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Host, The Frame
John Horn is the host of The Frame. He previously was a staff writer at the Los Angeles Times, where he covered the film business for more than a decade. Before joining The Times, Horn was a senior writer at Newsweek magazine, a senior editor at Premiere magazine, an entertainment reporter for The Associated Press and a television reporter for the Orange County Register. He is an honors graduate of the University of California, Berkeley, with a degree in Dramatic Arts. He is a former member of the vestry at All Saints Church and a former member of the boards of the National Arts Journalism Program and Union Station Homeless Services.
Stories by John Horn
Apple is expected to introduce its long-awaited music streaming service next week. They're looking to upsell the average iTunes consumer who buys $30 in music a year.
The artistic director of the L.A. Philharmonic talked with us about why he chose to stay in L.A. over New York or Berlin, and how classical can reach younger, less white, less rich audiences.
Feig tells us how he makes movies like "Bridesmaids," the new "Spy" and the upcoming all-female "Ghostbusters," how he got into and out of movie directing jail and shares his creative process.
"Aloha" has been hammered by critics — it's at 14 percent positive on Rotten Tomatoes. Now, they're giving away the movie's first eight minutes online to try luring in fans.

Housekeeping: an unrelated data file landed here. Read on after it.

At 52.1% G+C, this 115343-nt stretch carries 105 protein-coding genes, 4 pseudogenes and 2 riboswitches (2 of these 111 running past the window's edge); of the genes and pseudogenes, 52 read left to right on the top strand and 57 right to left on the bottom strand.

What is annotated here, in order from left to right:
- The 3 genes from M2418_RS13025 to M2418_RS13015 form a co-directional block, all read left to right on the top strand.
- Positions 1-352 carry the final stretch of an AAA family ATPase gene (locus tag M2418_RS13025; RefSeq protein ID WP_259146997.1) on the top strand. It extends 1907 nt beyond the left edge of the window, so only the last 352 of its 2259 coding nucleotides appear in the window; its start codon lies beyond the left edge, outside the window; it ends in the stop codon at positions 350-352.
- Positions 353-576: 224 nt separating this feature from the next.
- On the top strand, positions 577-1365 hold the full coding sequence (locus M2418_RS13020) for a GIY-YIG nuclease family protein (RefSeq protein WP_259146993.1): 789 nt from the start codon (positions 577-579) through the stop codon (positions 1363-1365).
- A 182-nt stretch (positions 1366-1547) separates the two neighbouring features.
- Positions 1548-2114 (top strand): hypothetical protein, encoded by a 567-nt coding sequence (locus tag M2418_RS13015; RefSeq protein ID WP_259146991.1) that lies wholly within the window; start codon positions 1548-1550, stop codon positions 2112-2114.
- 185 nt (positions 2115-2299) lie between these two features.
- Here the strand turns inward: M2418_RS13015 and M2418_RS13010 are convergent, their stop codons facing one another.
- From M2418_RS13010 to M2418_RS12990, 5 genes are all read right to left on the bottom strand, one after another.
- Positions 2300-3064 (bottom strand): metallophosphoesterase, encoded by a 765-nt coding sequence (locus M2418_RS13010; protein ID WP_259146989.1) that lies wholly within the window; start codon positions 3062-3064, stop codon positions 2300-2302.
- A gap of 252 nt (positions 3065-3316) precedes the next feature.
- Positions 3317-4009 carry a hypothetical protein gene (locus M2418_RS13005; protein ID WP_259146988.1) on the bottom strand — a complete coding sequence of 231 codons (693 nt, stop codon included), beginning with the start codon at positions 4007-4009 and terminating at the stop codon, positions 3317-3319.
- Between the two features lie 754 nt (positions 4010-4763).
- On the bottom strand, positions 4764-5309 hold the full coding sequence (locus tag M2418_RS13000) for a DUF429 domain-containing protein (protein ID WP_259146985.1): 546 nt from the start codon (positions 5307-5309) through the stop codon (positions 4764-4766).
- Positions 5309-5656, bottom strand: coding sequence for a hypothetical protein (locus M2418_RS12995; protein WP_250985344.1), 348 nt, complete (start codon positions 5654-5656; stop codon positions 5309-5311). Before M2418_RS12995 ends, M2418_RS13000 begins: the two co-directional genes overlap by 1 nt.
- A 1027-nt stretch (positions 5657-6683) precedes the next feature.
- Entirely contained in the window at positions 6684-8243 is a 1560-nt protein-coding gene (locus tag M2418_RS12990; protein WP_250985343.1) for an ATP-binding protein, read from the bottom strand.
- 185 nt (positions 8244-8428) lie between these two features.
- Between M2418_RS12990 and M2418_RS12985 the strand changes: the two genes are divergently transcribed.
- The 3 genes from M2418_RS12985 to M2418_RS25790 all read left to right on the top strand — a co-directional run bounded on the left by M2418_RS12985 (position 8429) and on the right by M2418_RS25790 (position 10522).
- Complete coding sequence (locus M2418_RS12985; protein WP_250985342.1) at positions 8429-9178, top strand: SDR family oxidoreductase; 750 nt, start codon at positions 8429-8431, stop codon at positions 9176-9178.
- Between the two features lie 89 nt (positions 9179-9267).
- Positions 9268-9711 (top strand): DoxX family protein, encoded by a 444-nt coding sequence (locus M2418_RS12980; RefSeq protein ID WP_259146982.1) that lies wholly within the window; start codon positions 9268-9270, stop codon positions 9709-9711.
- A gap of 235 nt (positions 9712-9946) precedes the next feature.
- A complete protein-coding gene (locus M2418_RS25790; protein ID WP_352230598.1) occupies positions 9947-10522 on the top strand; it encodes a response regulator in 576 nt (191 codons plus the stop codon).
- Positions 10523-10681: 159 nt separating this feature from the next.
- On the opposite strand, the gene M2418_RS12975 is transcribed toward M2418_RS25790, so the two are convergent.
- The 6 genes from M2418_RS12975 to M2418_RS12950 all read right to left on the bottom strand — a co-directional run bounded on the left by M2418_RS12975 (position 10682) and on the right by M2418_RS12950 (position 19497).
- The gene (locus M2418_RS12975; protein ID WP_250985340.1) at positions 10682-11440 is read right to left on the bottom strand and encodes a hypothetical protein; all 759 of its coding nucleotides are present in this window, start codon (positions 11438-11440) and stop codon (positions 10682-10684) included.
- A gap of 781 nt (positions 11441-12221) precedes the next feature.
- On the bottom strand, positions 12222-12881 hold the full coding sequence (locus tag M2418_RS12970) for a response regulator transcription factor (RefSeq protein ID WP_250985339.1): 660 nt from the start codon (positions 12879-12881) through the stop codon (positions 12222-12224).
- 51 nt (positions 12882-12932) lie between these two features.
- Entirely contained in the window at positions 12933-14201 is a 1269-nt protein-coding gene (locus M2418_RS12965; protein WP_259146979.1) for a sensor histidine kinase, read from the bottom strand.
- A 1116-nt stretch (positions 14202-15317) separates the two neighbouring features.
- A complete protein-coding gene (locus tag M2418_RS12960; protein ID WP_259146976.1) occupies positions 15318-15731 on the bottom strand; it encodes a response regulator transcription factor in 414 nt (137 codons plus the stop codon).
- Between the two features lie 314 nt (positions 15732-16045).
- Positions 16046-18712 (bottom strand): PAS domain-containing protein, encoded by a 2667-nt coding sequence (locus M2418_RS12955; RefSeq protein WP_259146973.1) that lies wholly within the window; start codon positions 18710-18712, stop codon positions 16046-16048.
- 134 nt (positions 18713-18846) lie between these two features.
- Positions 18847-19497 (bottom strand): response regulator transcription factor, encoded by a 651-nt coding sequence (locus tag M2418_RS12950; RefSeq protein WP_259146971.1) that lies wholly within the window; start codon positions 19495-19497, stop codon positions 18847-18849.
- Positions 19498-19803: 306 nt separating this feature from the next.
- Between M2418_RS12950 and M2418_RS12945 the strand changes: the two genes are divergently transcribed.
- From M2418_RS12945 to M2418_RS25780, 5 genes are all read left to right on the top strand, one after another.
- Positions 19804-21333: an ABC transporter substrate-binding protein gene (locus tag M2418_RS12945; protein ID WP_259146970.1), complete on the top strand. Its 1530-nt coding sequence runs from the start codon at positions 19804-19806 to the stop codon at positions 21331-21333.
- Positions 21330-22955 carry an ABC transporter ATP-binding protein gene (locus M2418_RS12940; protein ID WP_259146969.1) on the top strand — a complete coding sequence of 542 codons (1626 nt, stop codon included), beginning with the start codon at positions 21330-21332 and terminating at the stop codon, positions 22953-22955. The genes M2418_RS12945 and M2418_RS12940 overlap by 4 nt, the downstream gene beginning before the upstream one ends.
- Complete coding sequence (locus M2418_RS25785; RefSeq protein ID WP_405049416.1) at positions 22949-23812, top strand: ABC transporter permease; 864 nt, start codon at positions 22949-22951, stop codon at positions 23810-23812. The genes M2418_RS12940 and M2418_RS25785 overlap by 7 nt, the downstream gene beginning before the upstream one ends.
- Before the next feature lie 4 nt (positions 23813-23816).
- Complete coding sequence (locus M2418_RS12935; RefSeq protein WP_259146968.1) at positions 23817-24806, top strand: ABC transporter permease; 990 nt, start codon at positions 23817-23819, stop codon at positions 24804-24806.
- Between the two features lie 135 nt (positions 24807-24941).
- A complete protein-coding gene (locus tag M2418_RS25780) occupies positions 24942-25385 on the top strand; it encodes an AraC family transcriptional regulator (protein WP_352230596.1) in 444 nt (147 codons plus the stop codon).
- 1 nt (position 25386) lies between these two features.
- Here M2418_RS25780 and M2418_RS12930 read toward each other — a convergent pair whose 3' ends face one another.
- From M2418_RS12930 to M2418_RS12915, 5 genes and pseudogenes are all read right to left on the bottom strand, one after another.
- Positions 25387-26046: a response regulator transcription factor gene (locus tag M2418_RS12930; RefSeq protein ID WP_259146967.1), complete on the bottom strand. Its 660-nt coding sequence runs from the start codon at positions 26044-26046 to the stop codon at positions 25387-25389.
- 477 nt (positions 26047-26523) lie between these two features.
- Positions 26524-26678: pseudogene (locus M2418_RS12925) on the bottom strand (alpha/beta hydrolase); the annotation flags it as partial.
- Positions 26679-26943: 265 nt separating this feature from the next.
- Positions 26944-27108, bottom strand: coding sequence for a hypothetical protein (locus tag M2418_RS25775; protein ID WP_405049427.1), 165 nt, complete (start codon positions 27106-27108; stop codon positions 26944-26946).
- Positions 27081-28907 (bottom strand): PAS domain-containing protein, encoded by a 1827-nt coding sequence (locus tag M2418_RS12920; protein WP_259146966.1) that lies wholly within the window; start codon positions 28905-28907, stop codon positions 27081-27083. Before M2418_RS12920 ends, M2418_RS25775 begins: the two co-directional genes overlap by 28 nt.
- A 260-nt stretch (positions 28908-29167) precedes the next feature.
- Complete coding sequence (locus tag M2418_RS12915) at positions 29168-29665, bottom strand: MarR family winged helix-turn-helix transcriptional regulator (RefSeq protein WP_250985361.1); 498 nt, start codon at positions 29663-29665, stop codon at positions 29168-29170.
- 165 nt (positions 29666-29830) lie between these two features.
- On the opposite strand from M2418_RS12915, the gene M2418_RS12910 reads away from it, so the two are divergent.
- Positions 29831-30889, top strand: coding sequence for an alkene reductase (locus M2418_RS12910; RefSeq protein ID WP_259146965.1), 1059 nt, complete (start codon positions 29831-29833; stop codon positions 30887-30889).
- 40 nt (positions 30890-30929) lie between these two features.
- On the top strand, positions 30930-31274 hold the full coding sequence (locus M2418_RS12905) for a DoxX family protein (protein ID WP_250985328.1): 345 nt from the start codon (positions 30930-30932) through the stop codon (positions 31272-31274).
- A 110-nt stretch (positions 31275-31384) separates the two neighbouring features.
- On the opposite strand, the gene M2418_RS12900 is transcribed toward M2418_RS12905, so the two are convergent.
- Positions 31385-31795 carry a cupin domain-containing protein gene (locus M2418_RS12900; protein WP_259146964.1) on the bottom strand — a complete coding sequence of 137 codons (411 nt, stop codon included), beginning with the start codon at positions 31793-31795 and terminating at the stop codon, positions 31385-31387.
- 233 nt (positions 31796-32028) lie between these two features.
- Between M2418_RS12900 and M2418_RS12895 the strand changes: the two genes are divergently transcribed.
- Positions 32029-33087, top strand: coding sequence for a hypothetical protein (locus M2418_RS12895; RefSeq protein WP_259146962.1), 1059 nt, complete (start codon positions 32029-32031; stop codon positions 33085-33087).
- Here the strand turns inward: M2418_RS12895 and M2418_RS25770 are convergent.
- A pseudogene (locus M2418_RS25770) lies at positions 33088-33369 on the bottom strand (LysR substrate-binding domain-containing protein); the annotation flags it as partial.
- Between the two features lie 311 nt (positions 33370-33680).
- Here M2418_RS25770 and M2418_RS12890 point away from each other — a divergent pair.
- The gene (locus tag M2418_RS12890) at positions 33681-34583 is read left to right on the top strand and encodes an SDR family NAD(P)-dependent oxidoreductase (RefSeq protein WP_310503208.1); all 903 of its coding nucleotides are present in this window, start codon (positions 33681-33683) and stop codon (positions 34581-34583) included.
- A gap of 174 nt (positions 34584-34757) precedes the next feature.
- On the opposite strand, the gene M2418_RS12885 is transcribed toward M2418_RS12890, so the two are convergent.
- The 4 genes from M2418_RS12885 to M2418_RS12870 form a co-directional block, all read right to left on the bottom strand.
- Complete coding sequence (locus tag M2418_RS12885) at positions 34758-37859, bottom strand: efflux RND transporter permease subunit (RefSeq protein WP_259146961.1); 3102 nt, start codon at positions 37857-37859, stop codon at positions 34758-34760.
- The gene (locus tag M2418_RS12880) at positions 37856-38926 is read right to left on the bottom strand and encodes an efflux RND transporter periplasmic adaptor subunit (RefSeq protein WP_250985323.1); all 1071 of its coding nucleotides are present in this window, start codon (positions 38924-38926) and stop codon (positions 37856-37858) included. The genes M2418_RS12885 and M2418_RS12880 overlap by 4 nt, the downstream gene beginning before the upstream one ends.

"Creativity is anytime we take the world and, with our own hands, we make a change in it," Glass says. He continues to work hard, as always — he had day jobs until he was 42.
The Frame sat down with Vulture's Kyle Buchanan to talk about winners, losers and the films that stood out at the Cannes Film Festival.
In the play “Immediate Family,” playwright Paul Stovall takes on racism and homophobia in African-American culture through a family gathering in Chicago for a wedding.
In part one of our conversation with women filmmakers we discussed specific instances of gender bias the women faced. Now we talk possible solutions.
While the women-directed "Pitch Perfect 2" and "Fifty Shades of Grey" are hits, we talk with the women behind movies like "Twilight" and "Crash" about facing bias even after success.
"It used to be, when we would go to war with a country, we'd actually go to the country," writer and director Andrew Niccol says. "That doesn't happen anymore.
B.B. King has passed away at 89 years old. Robert Cray, who played with him, explains what he did to make Eric Clapton ask, "What are we going to do now, Robert?"
"It's up to me to maintain those relationships, and we can see each other, but we'll never be forced to go to work together every day like that, and that was amazing."
"There's never going to be, 'Ohhhh, there's a plot hole there, I could drive a truck through that thing.' It is absolutely airtight."
Stephen Colbert wowed crowds, "Supergirl" looks great, people don't know what NBC is thinking with its Dolly Parton movie series and Miley Cyrus played Johnny Cash in pasties.
The networks are going hard after Latinos; here's your break down of efforts from Eva Longoria, Jennifer Lopez, Simon Cowell and others.